Under the Obama — and perhaps the Trump — administration, the United States has looked to India to play a larger role as a security provider in the Indian Ocean region. India shares similar ambitions, seeing itself as a rising global power with an increasing capability to affect events outside its immediate neighborhood. But these aspirations for India’s presence on a wider stage have frequently come into conflict with its relative poverty and its own internal development needs. The many demands on Indian resources are clear from an examination of its Union Budget, which attempts to balance the demands of debt repayment, security, and development.
Despite the many differences between the United States and India, their roughly congruent federal structures — and the similar distribution of responsibilities between states and the federal government — make meaningful budget comparisons relatively straightforward. Beyond the vast size disparity between the U.S. federal and Indian union budgets, a breakdown of spending shows some important dissimilarities. Perhaps most importantly, India devotes a far larger portion of its budget to debt repayment, limiting its room for maneuver. While India is pursuing a fiscal roadmap that should see the debt eventually repaid, in the medium term growth in defense spending will depend on India’s ability to significantly increase its receipts. The Wadhwani Chair in U.S.-India Policy Studies compared these figures, with the Indian figure listed first, by the numbers.
1380 percent: The relative size of the U.S. federal budget in fiscal year 2015 (ended September 30, 2015) to the Indian budget in Fiscal Year 2016 (ended March 30, 2016).
40.15 percent compared to 12.5 percent: The percentage of federal spending on the top 20 agencies in India and the United States, respectively, that goes to the countries’ finances ministries. The huge portion of India’s federal budget dedicated to the finance ministry reflects the heavy burden of debt servicing. India paid nearly $66 billion in interest alone in Fiscal Year 2016, nearly 25 percent of all federal spending. The equivalent figure for the United States was 6.1 percent.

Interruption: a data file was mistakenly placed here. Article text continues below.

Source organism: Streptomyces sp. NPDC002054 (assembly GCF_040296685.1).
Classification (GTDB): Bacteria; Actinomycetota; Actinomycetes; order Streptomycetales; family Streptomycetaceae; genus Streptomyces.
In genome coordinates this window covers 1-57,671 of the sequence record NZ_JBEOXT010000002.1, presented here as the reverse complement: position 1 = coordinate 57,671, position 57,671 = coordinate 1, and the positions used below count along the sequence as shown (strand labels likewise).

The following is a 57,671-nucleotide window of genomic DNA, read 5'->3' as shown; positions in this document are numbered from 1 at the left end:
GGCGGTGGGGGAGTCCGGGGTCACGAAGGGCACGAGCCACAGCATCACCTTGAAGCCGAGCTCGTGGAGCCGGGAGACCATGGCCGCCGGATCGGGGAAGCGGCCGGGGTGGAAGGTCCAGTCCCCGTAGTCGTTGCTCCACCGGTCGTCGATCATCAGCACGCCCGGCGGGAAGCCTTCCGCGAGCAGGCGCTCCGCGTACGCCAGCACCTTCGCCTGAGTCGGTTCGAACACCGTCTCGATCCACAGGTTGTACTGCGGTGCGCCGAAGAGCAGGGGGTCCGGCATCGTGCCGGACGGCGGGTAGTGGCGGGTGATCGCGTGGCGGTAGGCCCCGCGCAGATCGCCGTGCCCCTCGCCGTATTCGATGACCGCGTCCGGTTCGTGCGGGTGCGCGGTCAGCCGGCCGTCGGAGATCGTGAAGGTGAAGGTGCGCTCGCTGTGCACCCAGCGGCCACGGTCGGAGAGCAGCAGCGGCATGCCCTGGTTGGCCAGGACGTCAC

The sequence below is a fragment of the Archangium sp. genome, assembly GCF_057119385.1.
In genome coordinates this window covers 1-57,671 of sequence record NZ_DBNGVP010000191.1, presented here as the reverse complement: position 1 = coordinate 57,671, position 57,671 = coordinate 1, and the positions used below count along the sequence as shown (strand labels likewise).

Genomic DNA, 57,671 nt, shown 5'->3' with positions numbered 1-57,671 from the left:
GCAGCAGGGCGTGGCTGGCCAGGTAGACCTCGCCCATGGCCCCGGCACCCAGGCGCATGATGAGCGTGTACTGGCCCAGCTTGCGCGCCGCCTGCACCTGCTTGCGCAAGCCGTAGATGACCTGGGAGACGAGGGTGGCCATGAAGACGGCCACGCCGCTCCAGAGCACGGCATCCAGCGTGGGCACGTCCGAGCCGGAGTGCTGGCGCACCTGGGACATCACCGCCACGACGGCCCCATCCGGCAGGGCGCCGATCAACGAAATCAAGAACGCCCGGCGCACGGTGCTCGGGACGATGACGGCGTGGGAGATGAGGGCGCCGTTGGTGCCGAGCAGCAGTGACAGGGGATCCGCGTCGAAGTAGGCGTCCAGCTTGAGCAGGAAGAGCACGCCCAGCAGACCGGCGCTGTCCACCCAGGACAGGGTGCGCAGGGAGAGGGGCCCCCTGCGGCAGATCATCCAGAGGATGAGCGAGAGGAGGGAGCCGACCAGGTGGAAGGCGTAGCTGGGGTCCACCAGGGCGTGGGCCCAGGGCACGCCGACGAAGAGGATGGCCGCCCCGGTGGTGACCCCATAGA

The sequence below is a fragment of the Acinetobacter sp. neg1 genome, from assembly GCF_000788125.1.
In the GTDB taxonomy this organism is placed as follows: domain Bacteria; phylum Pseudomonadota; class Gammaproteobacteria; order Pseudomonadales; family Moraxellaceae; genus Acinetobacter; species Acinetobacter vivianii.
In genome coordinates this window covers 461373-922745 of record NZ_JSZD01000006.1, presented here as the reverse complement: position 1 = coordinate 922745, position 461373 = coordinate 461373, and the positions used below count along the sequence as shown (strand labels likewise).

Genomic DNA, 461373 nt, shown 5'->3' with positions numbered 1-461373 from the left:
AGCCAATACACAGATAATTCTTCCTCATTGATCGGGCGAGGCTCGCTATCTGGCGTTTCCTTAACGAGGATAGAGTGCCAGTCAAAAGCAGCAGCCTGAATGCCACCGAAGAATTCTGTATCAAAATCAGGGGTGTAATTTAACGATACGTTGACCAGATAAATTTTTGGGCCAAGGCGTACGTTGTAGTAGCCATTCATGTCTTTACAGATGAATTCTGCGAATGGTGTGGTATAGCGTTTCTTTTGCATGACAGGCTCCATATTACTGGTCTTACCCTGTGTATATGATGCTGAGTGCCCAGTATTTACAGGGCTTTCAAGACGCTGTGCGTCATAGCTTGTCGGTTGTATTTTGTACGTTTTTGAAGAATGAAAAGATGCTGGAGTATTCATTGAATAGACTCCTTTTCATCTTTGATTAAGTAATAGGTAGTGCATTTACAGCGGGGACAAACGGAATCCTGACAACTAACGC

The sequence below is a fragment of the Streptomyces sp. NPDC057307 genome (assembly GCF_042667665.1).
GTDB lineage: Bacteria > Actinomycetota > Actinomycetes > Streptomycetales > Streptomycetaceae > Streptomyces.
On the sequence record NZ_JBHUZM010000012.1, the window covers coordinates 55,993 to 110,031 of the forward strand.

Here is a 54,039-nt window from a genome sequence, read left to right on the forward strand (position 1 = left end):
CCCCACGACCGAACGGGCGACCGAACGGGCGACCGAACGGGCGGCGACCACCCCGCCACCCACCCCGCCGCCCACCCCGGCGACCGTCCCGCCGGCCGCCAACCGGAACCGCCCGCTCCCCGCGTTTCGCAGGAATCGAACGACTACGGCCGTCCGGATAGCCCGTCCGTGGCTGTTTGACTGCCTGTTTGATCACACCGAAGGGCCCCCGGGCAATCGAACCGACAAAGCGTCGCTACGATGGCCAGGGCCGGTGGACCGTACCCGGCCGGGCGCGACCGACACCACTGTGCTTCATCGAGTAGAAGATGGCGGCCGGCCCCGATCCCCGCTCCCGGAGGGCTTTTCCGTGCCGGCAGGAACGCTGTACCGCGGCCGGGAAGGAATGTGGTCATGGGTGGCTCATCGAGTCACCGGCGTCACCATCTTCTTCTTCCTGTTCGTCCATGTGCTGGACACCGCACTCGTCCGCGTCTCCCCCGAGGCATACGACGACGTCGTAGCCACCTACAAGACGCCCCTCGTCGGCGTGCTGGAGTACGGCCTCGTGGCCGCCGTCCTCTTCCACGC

17.3 percent compared to 20.2 percent: The percentage of federal spending on the top 20 agencies in India and the United States, respectively, that goes towards defense spending, including veterans’ pensions and care. India is often criticized by defense experts for its relatively low spending on defense, but these figures are a reminder that the problem is not so much relative budget share as it is low government spending overall and the division of funds between revenue and capital expenditure.
17.2 percent compared to 50.6 percent: The percentage of Indian and United States spending on the top 20 agencies that goes to bureaus whose primary purpose is entitlement spending. In the case of the United States, this is the Department of Health and Human Services, which funds Medicare and Medicaid, and the Social Security Administration. In India, these are the Ministry of Food and Public Distribution (purchases, distributes, and sells subsidized staples); the Ministry of Fertilizers (the vast majority of its budget goes towards fertilizer subsidies); and the Ministry of Rural Development (roughly half of its budget goes towards India’s national rural employment guarantee program). While other agencies run their own programs, and states chip in as well, the relatively small percentage of the budget that goes directly towards entitlements highlights the difficulties of introducing a Universal Basic Income system in India.
4.7 percent compared to 1.8 percent: The percentage of allocation to the top 20 agencies that goes to India’s Ministry of Home Affairs (MHA) and the U.S. Departments of Homeland Security and Justice, combined. The disparity reflects the wide-ranging law-and-order responsibilities of the MHA, most of which are assumed by the states in the U.S. system.
Want to learn more? See how the U.S. and Indian budgets compare by percentage expenditure (clicking on the graphic will take you to the source for the data):
Sarah Watson is an associate fellow with the Wadhwani Chair in U.S.-India Policy Studies at CSIS.